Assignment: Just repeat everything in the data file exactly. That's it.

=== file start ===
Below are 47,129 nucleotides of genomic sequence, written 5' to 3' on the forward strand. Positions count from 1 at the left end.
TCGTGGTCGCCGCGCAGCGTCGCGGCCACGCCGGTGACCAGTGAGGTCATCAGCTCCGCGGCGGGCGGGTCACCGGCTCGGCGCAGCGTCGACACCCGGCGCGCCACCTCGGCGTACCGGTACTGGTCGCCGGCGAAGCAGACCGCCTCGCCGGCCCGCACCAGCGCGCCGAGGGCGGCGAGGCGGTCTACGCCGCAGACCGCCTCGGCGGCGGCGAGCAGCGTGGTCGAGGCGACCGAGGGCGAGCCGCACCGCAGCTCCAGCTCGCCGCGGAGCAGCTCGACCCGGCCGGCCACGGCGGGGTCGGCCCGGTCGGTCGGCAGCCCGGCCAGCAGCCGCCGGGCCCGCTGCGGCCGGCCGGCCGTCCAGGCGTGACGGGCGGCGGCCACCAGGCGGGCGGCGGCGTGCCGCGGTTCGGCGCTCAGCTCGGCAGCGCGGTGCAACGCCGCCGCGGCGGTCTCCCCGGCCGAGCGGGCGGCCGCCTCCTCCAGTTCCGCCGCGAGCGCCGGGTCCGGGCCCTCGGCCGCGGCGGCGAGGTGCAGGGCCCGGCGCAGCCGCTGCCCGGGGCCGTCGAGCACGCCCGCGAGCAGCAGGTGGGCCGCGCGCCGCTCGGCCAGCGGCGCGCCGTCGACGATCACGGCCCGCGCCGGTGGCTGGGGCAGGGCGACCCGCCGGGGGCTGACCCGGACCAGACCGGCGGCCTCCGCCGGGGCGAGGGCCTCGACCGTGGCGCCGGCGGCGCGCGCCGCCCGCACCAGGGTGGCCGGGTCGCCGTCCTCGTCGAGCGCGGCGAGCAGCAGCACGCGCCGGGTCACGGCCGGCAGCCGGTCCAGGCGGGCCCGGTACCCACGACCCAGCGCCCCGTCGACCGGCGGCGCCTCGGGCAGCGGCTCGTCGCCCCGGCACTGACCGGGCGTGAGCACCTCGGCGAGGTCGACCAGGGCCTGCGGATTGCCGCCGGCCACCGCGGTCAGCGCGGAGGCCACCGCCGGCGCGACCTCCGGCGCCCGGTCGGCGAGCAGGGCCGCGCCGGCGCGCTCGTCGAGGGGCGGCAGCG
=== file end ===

Below are 47,129 nucleotides of genomic sequence, written 5' to 3' on the forward strand. Positions count from 1 at the left end.
TCGTGGTCGCCGCGCAGCGTCGCGGCCACGCCGGTGACCAGTGAGGTCATCAGCTCCGCGGCGGGCGGGTCACCGGCTCGGCGCAGCGTCGACACCCGGCGCGCCACCTCGGCGTACCGGTACTGGTCGCCGGCGAAGCAGACCGCCTCGCCGGCCCGCACCAGCGCGCCGAGGGCGGCGAGGCGGTCTACGCCGCAGACCGCCTCGGCGGCGGCGAGCAGCGTGGTCGAGGCGACCGAGGGCGAGCCGCACCGCAGCTCCAGCTCGCCGCGGAGCAGCTCGACCCGGCCGGCCACGGCGGGGTCGGCCCGGTCGGTCGGCAGCCCGGCCAGCAGCCGCCGGGCCCGCTGCGGCCGGCCGGCCGTCCAGGCGTGACGGGCGGCGGCCACCAGGCGGGCGGCGGCGTGCCGCGGTTCGGCGCTCAGCTCGGCAGCGCGGTGCAACGCCGCCGCGGCGGTCTCCCCGGCCGAGCGGGCGGCCGCCTCCTCCAGTTCCGCCGCGAGCGCCGGGTCCGGGCCCTCGGCCGCGGCGGCGAGGTGCAGGGCCCGGCGCAGCCGCTGCCCGGGGCCGTCGAGCACGCCCGCGAGCAGCAGGTGGGCCGCGCGCCGCTCGGCCAGCGGCGCGCCGTCGACGATCACGGCCCGCGCCGGTGGCTGGGGCAGGGCGACCCGCCGGGGGCTGACCCGGACCAGACCGGCGGCCTCCGCCGGGGCGAGGGCCTCGACCGTGGCGCCGGCGGCGCGCGCCGCCCGCACCAGGGTGGCCGGGTCGCCGTCCTCGTCGAGCGCGGCGAGCAGCAGCACGCGCCGGGTCACGGCCGGCAGCCGGTCCAGGCGGGCCCGGTACCCACGACCCAGCGCCCCGTCGACCGGCGGCGCCTCGGGCAGCGGCTCGTCGCCCCGGCACTGACCGGGCGTGAGCACCTCGGCGAGGTCGACCAGGGCCTGCGGATTGCCGCCGGCCACCGCGGTCAGCGCGGAGGCCACCGCCGGCGCGACCTCCGGCGCCCGGTCGGCGAGCAGGGCCGCGCCGGCGCGCTCGTCGAGGGGCGGCAGCG